When living longer has a catch

estateplanning

Sometimes those extra years play havoc with your estate planning

Recently the Centers for Disease Control and Prevention produced a paper called “Death in the United States.” While this might seem to be a morbidly unusual article for RetailerNOW, please bear with me because the data within present important implications for family and closely held businesses, which will change the nature of both management succession and ownership succession planning. Here are some of the key findings from the report:

The age-adjusted death rate for the United States reached a recorded low of 760.3 per 100,000 population.

Life expectancy at birth for the average American reached a recorded high of 77.9 years.

The five leading causes of death have not changed in years: heart disease, cancer, stroke, chronic lower respiratory diseases and accidents. These accounted for more than 64 percent of all deaths in the United States in 2017. But the death rate continues to drop. It is now 43 percent lower than in 1960.

Hawaii (of course!) had the lowest age-adjusted death rate of all the states, while West Virginia had the highest age-adjusted death rate.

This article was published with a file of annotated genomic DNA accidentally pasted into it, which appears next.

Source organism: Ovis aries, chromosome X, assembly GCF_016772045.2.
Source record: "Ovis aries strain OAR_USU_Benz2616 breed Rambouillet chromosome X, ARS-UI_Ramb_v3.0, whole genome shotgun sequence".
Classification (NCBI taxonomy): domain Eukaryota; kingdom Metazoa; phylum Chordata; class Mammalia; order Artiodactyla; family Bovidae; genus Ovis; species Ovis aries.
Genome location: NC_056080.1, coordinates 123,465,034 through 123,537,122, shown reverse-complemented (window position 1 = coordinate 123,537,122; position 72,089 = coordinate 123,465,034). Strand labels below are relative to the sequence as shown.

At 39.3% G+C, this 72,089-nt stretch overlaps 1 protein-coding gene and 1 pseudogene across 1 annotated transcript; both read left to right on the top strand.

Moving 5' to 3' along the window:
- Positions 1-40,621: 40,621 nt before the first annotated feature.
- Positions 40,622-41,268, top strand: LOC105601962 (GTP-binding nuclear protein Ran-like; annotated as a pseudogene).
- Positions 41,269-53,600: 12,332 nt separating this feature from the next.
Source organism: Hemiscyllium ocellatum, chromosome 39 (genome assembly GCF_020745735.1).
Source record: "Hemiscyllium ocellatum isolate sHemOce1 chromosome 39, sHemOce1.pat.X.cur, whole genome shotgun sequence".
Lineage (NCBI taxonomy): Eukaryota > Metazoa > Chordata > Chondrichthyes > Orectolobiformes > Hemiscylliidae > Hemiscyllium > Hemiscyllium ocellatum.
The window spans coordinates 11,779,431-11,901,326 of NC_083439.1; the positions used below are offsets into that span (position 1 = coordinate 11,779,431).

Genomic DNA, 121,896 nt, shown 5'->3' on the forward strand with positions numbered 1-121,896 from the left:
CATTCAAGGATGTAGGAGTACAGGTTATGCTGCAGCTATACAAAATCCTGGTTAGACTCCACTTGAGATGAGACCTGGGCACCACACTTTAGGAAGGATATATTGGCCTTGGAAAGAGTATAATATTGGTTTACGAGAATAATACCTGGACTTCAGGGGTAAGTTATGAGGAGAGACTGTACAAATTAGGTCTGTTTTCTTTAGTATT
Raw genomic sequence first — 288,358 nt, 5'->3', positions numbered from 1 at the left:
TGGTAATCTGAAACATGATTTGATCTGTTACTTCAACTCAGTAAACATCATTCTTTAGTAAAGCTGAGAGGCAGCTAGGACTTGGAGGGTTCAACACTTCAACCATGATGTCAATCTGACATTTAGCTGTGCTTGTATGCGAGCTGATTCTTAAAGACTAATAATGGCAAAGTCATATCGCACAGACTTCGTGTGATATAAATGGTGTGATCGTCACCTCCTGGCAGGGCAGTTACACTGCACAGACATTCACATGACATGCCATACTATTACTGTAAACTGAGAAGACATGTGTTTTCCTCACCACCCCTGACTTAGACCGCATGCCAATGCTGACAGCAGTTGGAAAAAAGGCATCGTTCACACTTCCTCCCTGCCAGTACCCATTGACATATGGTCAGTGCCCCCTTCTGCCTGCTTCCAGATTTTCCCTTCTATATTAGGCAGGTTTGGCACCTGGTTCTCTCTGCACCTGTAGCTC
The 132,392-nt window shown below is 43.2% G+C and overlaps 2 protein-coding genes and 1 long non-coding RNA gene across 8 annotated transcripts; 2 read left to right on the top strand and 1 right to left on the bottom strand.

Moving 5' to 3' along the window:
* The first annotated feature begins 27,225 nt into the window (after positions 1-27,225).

States in the Southeast generally have higher death rates than those in other regions.

Death rates for all ethnic groups have decreased over time.
Since 1980, the three leading causes of death, in order (heart disease, cancer and stroke), have not changed. However, deaths from heart disease decreased, while cancer deaths increased. It’s likely that, in the near future, cancer will overtake heart disease as the leading cause of death in the United States.

This is — mostly — good news! People are leading longer, healthier lives than at any other time in human history. What does a longer, healthier life span, then, have to do with your home furnishings store in 2019? Here’s a quick list of challenges family businesses may expect to experience as family members and employees live longer.

Differing generational mind-sets

World War II babies gave way to Baby Boomers who gave way to Generation X. The WWII group lived to work. The Baby Boomers tried to find work/life balance in their lives. Generation Xers work to live. There is truly a generation gap; families struggle with the older generation’s insistence on 60-hour work weeks compared to the younger generation’s desire to work smarter — but not as hard — and delegate more.